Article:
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Ezra Furman

with: Speedy Ortiz / Stef Chura

Lincoln Hall

30/10 Series

September 7th

Ezra Furman / 📷 : Tina Mead

This lineup was stacked. Not unusual when seeing an-all local lineup, as the Chicago scene is rife with killer bands, but all three of these were touring. Stef Chura came to us from Detroit. Speedy Ortiz from Philly. Ezra Furman grew up in Evanston, but he has been out in Cali for a minute. Three touring headliner-worthy bands all together, just for us?!?! Bonkers.

Stef Chura kicked off her set with two of my favorites from her latest album, Midnight, “All I Do Is Lie,” and “Method Man.” They are memorable on the album because they have movements. Seeing them live and feeling that tension of knowing more is coming, was really yummy. During her “Method Man” solo, Clara Salyer made her guitar squeal, like she was on the edge of chaos. Chad Stocker bowed under the beat of the music. Ryan Clancy gave us a taste of his punk attitude (actually he came up in emo, but either way, dude can kick ass on the drums), as he threw us into “My Girl.” Chura’s patent fuzz-heavy music filled the space, but it was no match for her cutting voice that came through the mix and gave me chills. It was jagged. Full of peaks and valleys. Perfect kind of voice for exploring the music. She drew out some syllables. Hesitated just a second. Not in a way that felt evasive, but rather, keeping the music fresh. Relishing it. As they wrapped up with “Scream,” I was fully feeling the power of their rock. 

Speedy Ortiz eased into their set with the first three songs off their album Twerp Verse. It was “Lucky 88” that really hit me. They brought rock with a slightly more pop sensibility. The rolling pace and clever lyrics are hard to resist. Lead vocalist, Sadie Dupuis, fed off her bandmates with the tightness of the songs; she was always moving to or from the mic. The drummer, Mike Falcone, showed his power as he muscled his way through the music. “Raising the Skate” took that energy and relaxed it. They brought a loose happiness to the music. I was happy to see Audrey Zee Whitesides on bass (she killed on guitar in Mal Blum’s band at Beat Kitchen just a few short weeks ago.) “The Graduates” built with extra infusion of energy compared to the recording. Just when I thought they had nothing more to give, they closed their set with a deep cut, “Taylor Swift.” They brought a heavier sound and everyone thrashed beneath its weight.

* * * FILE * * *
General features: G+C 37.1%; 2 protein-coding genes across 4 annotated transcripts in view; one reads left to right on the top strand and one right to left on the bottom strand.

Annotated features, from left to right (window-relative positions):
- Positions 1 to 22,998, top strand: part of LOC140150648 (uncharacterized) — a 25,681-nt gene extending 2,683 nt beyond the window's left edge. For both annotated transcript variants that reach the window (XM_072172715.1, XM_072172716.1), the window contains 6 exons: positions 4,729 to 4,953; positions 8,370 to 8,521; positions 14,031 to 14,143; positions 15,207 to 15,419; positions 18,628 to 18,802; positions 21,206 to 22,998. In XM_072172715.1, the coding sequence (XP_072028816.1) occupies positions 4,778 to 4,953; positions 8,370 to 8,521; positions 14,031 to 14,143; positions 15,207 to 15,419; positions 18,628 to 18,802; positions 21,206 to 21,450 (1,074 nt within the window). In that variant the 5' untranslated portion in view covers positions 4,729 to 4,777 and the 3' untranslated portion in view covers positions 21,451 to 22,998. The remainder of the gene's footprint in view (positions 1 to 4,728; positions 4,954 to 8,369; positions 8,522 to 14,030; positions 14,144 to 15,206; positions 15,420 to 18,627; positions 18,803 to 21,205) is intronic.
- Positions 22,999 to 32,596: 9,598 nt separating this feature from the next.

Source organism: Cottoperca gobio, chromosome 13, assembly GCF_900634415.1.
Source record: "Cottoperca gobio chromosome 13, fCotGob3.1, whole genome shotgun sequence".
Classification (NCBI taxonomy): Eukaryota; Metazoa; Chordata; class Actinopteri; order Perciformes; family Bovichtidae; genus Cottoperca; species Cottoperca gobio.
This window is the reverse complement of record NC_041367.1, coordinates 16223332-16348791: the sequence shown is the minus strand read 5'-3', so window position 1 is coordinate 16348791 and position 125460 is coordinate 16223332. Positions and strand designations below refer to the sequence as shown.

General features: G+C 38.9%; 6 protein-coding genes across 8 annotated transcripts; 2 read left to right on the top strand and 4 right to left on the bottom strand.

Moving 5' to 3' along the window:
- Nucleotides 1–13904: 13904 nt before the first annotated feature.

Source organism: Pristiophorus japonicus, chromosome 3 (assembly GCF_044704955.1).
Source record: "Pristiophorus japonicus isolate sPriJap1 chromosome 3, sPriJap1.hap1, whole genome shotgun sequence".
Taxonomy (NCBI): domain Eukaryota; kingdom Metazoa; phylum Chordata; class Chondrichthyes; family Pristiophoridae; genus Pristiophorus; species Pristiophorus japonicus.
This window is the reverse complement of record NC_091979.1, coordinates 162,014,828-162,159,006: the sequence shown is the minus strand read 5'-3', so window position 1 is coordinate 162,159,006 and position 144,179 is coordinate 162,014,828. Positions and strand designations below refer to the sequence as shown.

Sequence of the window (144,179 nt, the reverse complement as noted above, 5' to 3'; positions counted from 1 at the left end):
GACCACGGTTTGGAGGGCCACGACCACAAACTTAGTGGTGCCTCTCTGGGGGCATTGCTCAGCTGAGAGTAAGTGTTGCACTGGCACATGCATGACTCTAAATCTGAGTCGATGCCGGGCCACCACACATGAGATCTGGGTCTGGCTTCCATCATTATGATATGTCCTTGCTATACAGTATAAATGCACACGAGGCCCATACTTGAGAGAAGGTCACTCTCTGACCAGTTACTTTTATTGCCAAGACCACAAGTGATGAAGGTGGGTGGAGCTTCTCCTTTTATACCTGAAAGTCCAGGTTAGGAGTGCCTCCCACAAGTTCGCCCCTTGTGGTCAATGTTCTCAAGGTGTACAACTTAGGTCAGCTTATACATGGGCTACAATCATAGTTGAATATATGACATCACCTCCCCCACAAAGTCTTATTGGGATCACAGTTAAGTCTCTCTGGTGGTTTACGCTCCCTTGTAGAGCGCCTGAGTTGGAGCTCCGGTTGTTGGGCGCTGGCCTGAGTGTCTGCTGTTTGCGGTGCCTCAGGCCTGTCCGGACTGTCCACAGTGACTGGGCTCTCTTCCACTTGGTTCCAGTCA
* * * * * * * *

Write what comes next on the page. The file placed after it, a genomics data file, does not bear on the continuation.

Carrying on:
Ezra Furman is a rock star. When she/he took the stage, you could see the uneasy pleasure at the knowledge. Her/his pencil skirt, floral top, and kippah were thought-provoking and an expression of identity I could easily accept. Furman accepts either she/her or he/him pronouns. On stage, Furman truly was a bad ass bitch. In the most positive connotation, so I’m going with female pronouns. Her art, philosophy, life, and identity seem to be rolled up together. She uses the stage to become someone else, but also to be more genuine, vulnerable, and intimate. That charges her performances with power that is palpable. 

Furman dedicated “Marshcino Red Dress” to the gender non-conforming members of the audience. When she followed it with breakout hit, “I Wanna Be Your Girlfriend,” there were more than a few swoons of pleasure in the audience. They ended the regular set with all-out punk jam, “Thermometer,” and we couldn’t help but scream for more. “Police on My Back” made famous by The Clash was up next, originally created by British ‘60s, mixed-race band, The Equals. Completely perfect for this night of killer rockers, “What Can You Do But Rock ‘n’ Roll” was the actual closing song. Through it all Furman, embodied the music, emoting out every pore. I wish I could be half that vulnerable to my closest friends, let alone a room of strangers. I left completely blissed, inspired, and feeling all the joyful expression of self and emotional connection

-Tina Mead